A Cambridge, Mass.-based startup, Essess, has found a novel way to spot energy leaks for residential and commercial buildings: drive-by energy audits. Equipped with multi-spectral thermal cameras mounted on top of vehicles, the company captures high-speed images to build a database of energy consumption for buildings, neighborhoods and cities.
The company analyzes the thermal image data to identify energy leakages and provides energy efficiency reports for building owners without ever setting foot on the property. It's Google Street View meets Zillow for commercial and residential energy efficiency.
Essess CEO Storm Duncan sees "big data" as the great enabler to encourage energy efficiency for businesses and homeowners. "We can capture and zero-in on energy use for buildings down to individual windows and help building owners increase efficiency and reduce costs," says Duncan.
Similarly, another cleantech startup, Sungevity, has leveraged big data and Google Earth-like tools for remote energy assessments to identify potential residential solar installations instead of having to send technicians to customers’ homes.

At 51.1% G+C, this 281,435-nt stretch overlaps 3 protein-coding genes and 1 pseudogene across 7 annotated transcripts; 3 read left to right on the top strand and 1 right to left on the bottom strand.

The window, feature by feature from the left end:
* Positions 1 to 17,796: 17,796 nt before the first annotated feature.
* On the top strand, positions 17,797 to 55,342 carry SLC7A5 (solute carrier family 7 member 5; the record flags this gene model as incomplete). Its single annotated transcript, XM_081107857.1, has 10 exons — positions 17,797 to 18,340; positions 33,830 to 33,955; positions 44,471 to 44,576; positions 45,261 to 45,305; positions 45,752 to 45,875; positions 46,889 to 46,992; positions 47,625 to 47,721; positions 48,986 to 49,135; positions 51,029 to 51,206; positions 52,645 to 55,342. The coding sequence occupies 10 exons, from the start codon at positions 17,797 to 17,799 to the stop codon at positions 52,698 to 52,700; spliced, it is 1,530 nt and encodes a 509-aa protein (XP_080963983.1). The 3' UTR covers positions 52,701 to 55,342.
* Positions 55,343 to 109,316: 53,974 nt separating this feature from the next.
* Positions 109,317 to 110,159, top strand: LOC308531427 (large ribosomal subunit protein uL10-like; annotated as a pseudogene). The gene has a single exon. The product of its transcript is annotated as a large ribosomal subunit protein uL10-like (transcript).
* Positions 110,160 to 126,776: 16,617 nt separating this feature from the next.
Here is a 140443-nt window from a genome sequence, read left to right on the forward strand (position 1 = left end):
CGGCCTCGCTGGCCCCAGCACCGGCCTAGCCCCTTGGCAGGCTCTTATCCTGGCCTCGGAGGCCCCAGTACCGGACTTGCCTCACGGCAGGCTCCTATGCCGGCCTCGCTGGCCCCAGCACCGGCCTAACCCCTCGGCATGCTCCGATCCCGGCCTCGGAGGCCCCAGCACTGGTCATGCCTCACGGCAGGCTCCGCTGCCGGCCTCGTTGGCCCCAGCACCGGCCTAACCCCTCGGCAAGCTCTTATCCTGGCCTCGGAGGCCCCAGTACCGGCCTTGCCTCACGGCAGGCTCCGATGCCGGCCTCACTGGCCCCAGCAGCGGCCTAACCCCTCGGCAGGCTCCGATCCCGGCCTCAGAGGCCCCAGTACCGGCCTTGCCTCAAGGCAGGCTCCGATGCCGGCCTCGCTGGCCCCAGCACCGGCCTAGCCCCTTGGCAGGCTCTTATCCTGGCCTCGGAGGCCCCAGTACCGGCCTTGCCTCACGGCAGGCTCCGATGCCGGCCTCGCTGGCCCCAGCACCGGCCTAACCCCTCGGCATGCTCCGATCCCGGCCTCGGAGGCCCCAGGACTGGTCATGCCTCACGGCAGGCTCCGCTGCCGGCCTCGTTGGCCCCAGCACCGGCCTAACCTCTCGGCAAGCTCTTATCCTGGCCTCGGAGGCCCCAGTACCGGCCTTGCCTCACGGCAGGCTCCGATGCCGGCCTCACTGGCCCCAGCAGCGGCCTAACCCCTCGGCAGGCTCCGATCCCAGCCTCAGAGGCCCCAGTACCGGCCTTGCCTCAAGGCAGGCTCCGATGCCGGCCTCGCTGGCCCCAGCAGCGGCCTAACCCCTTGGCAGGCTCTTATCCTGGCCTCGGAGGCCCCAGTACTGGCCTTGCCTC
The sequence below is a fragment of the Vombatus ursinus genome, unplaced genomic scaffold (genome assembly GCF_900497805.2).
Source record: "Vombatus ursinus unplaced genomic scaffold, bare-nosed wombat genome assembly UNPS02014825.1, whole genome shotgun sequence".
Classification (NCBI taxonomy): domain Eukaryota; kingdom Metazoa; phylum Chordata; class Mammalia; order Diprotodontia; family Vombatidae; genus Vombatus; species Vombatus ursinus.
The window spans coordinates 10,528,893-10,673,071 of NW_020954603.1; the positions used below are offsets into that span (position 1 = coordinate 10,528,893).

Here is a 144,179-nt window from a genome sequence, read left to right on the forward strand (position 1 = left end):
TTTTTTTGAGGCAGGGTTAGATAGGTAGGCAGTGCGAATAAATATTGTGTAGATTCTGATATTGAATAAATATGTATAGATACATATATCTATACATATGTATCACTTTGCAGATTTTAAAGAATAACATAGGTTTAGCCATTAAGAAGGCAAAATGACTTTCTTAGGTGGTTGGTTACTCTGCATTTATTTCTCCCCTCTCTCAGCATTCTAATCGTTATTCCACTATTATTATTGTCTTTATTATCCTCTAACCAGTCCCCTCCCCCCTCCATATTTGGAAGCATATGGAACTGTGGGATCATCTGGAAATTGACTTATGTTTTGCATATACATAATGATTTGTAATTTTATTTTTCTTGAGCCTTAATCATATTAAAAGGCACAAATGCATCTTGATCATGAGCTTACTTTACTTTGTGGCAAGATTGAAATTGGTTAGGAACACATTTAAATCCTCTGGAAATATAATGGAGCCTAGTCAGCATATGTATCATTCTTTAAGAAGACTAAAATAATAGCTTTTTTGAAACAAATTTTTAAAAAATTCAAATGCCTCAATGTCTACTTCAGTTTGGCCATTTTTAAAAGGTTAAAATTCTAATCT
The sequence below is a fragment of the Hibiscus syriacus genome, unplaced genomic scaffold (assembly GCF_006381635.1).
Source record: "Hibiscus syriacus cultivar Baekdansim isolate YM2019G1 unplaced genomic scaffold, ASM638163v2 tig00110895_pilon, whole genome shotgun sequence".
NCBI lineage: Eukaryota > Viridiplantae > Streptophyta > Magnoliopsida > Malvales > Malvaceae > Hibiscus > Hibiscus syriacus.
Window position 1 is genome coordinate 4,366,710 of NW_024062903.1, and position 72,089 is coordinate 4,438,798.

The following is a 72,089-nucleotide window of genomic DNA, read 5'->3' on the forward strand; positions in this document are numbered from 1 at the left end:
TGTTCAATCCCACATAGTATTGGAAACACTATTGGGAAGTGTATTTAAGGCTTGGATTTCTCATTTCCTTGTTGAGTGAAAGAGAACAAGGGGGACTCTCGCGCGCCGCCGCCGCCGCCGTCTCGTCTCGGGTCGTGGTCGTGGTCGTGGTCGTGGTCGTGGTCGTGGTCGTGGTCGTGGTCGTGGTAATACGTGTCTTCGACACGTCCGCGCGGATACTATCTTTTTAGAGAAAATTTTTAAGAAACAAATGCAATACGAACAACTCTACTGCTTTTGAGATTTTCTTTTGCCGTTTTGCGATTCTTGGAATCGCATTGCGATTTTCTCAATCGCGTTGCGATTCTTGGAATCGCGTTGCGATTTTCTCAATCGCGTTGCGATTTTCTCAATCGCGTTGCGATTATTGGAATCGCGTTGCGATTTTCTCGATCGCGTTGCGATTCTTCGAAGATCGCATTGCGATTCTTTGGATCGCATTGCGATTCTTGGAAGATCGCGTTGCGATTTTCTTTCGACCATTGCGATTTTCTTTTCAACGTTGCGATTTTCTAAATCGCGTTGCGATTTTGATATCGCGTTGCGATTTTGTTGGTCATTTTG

Essess joins a growing number of "zero-touch" or remote monitoring energy audit startups. Namely, Retroficiency, which offers an automated audit platform and on-demand software solution for facility managers; and First Fuel which analyzes energy bills to drill-down on consumption patterns in specific areas.
Duncan says the company gathers 1-2 billion commercial and residental building images a month and has targeted high-density population centers in northern California (San Francisco, Sacramento, Palo Alto and Marin County) as well as parts of Chicago, Boston, New York City and others.
Essess (pronounced and spelled ēssess) plans to build an information marketplace and sell comparative analysis solutions to building owners, realtors, contractors, utilities, energy services companies, product retailer manufacturers and city governments.
Indeed, cities and regional governments make up an important market, says Duncan, as many cities are regulating commercial buildings' energy performance. That's driving a growing need for easy access to energy audits.
The technology behind the Essess's products was originally conceived at the MIT Field Intelligence Laboratory with the company spun out in April of 2011. Essess recently closed its $6 million Series A funding round from Vocap Ventures, with additional investment from DFJ Athena, Minder Cheng and Richard Tsai.
Duncan indicates this round of funding will be used to expand technology for commercial products, build operations and infrastructure, capture images in more geographical areas and engage customers. The company's first software-as-a-service product will be available to customers this summer.